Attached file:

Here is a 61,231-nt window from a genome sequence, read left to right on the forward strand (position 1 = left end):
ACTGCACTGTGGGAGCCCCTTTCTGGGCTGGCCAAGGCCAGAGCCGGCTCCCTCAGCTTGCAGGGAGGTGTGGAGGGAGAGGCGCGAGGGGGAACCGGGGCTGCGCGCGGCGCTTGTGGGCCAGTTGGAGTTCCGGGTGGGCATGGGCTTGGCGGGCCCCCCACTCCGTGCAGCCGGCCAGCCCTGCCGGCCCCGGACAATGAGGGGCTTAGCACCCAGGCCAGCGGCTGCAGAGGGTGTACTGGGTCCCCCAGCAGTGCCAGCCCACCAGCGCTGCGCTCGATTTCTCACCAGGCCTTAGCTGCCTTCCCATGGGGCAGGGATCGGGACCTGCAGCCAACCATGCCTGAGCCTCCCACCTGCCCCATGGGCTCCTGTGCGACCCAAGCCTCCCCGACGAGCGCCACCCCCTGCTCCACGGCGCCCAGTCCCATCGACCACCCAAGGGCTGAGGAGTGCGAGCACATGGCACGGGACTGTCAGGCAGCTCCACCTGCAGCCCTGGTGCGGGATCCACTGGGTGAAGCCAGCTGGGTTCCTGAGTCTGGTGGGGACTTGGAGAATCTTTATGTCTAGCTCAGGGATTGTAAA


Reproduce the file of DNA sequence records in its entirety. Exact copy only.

Here is a 61,231-nt window from a genome sequence, read left to right on the forward strand (position 1 = left end):
ACTGCACTGTGGGAGCCCCTTTCTGGGCTGGCCAAGGCCAGAGCCGGCTCCCTCAGCTTGCAGGGAGGTGTGGAGGGAGAGGCGCGAGGGGGAACCGGGGCTGCGCGCGGCGCTTGTGGGCCAGTTGGAGTTCCGGGTGGGCATGGGCTTGGCGGGCCCCCCACTCCGTGCAGCCGGCCAGCCCTGCCGGCCCCGGACAATGAGGGGCTTAGCACCCAGGCCAGCGGCTGCAGAGGGTGTACTGGGTCCCCCAGCAGTGCCAGCCCACCAGCGCTGCGCTCGATTTCTCACCAGGCCTTAGCTGCCTTCCCATGGGGCAGGGATCGGGACCTGCAGCCAACCATGCCTGAGCCTCCCACCTGCCCCATGGGCTCCTGTGCGACCCAAGCCTCCCCGACGAGCGCCACCCCCTGCTCCACGGCGCCCAGTCCCATCGACCACCCAAGGGCTGAGGAGTGCGAGCACATGGCACGGGACTGTCAGGCAGCTCCACCTGCAGCCCTGGTGCGGGATCCACTGGGTGAAGCCAGCTGGGTTCCTGAGTCTGGTGGGGACTTGGAGAATCTTTATGTCTAGCTCAGGGATTGTAAA